2 trees wandering

A person of the crossroads making notes while tracking patterns in relationships within the Web of Life and its Mystery

Thursday, September 13, 2007

Standing at the Crossroads: Human Responses to Our Planet's Changes

We are standing at the crossroads of multidimensional change. This is not a new situation. Change is a constant in our world and if we observe the natural world through our bodies and our senses we can see that we are designed to respond to change and grow. What overwhelms us at this particular crossroads is the fact that our modern world through media, internet, travel, education makes us aware of many of the changes taking place on the planet among humans, other species and the planet Herself. We inhabit a complex world while trying to understand the nature of complexity and experiencing emotional responses to change that is beyond our current sense of process.

We can stand at this crossroads and try to find ways to get back to “the way things were”

or we can stand still enough to listen to the voices of the other beings sharing that intersection with us and open ourselves to working with them to discover what can be created together rather than for them which highlights our sense of isolation.

I have chosen climate change as a starting point for the conversation highlighted in one of the last sentences of Al Gore’s Live Earth pledge:

All of the actions we take from here on out to solve the climate crisis will be based on a simple premise: our home, Earth, is in danger. We don’t risk destroying the planet, but instead risk making it inhospitable for human beings.

What is being examined is not whether or not this is true but whether the possibility of it creates an emotional response – and so gives a starting point for examination. Related to that possibility, we have internal and external reactions [to global change]. We have emotional and intellectual responses, and responses that prompt us to act, act, act. I believe it is helpful for us to focus our attention on response rather than on action and f begin with orientation. How are we oriented in terms of possibility? What is our orientation to the possibility that the Earth might shake us off?”

In the book “You Are Here: Personal Geographies and Other Maps of the Imagination” by Katherine Harmon there is a quote by Stephen S, Hall on mapping and orienteering:

“To orientate is to hop back and forth between landscape and time, geography and emotion, knowledge and behavior. Orientating begins with geography , but it reflects a need of the conscious self-aware organism for a kind of transcendent orientation that asks not just where am I, but where do I fit in this landscape? Where have I been? Where shall I go, and what values will I pack for the trip? What culture of knowledge allows me to know what I know, which is often another way of knowing where I am? And what pattern, what grid of wisdom, can I impose on my accumulated, idiosyncratic geographies? The coordinates marking this territory are unique to each individual and lend themselves to a very private kind of cartography.” (italic inserted by TT)

This highlights three clear points of orientation for this overwhelming complexity. We are conscious, self-aware organisms capable of understanding our own dynamic nature and processes and are continually learning and adapting. That leads us to transcendent orientation where our awareness can help us expand our sense of isolated self. This transcendence reminds us of the infinite Web of Relationship that sustains us. From this orientation we can access a grid of wisdom that helps us consider, reflect upon and contemplate responses to each moment from a powerful grid of Relationship.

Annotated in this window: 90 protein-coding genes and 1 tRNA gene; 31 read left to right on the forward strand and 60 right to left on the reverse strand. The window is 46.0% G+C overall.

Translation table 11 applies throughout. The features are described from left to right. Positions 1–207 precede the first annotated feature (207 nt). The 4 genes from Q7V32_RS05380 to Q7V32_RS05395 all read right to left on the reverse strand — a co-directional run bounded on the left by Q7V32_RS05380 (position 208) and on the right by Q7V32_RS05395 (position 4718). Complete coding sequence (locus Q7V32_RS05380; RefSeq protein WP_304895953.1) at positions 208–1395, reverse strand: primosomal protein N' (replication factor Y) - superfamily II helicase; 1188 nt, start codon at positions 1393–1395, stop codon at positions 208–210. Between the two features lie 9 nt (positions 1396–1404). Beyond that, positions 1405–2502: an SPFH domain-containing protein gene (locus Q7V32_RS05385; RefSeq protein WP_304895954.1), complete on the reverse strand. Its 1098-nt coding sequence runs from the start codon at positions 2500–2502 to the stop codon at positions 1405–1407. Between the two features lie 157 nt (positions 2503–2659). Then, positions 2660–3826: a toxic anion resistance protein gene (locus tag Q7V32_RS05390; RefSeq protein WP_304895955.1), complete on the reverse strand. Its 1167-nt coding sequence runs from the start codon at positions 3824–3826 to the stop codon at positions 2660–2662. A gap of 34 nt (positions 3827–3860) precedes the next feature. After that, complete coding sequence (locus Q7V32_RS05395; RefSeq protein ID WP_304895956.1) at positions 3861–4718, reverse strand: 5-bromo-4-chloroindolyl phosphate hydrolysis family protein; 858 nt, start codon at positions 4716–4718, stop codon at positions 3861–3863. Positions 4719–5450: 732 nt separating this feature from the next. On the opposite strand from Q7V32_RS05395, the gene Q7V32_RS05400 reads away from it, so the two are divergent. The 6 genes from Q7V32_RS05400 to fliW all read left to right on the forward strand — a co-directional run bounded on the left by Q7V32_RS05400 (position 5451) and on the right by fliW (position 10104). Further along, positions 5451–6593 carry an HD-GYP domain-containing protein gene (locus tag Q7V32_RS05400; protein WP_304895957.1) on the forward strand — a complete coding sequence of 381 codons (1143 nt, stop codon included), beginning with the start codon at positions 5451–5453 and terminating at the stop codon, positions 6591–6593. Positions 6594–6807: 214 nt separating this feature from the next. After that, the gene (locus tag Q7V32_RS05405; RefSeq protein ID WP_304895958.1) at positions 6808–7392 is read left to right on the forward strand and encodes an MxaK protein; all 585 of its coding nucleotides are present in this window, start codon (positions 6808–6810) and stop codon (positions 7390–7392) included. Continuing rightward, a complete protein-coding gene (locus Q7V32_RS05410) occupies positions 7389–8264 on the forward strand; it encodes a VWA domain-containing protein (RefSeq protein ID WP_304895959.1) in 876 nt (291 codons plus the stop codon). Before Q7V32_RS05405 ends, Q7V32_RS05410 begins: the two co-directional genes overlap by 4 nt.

One of the possibilities that Al Gore’s pledge places before us is the possibility of human extinction and the overwhelming sense of grief that calls forth whether it is a fact or not.

The possibility that there might no longer be a home for us, that humans would be the endangered species, is a powerful possibility, and it’s terrifying. The sense of loss around that is very powerful. So powerful that it becomes the emotional lens through which we consider action. We engage intellectually in the pursuit of solution based activity.

The trinity of intellectual inquiry: what? how? why? works well when it has a clear “what” in front of it to determine the how and why. When everything comes through an emotional lens filled with uncertainty, grief and loss there’s a fuzzy “what”. We want clarity and a solution for the consuming feelings so we aim straight at “how” and “why” and spend little time reflecting on and clarifying “what”.

What am I angry about/overwhelmed by?

What emotion is storming in me?

Am I clear about what’s on the table for me? (For me, not for all of us.)

Can I ask if we’re going to work on this together: what’s on the table for you, what’s the emotional lens filtering your thoughts now?

Can we spend time clarifying the “what” so that perhaps a new “how?” can be revealed out of that?

In considering our response to the changes on our planet from the perspective of human grief I found an important starting point in the ways that people circumvent the feelings. One of those ways is over-functioning. Get busy on the how and on explaining. Get busy on working, making a list, what am I going to do, and put a lot of work into that. That busyness is actually one of the things that they say can extend the period of grief. Self-medication, over functioning; these are ways of suppressing my emotion. I’m not trying to intimate that there isn’t a lot to do. There is a lot to do and we want to do it in a way that actually creates a new possibility for us – which means orientating ourselves from a new place. To find that new place requires mapping the terrain from grief all the way through those stages to some kind of acceptance in order to be able to step forward.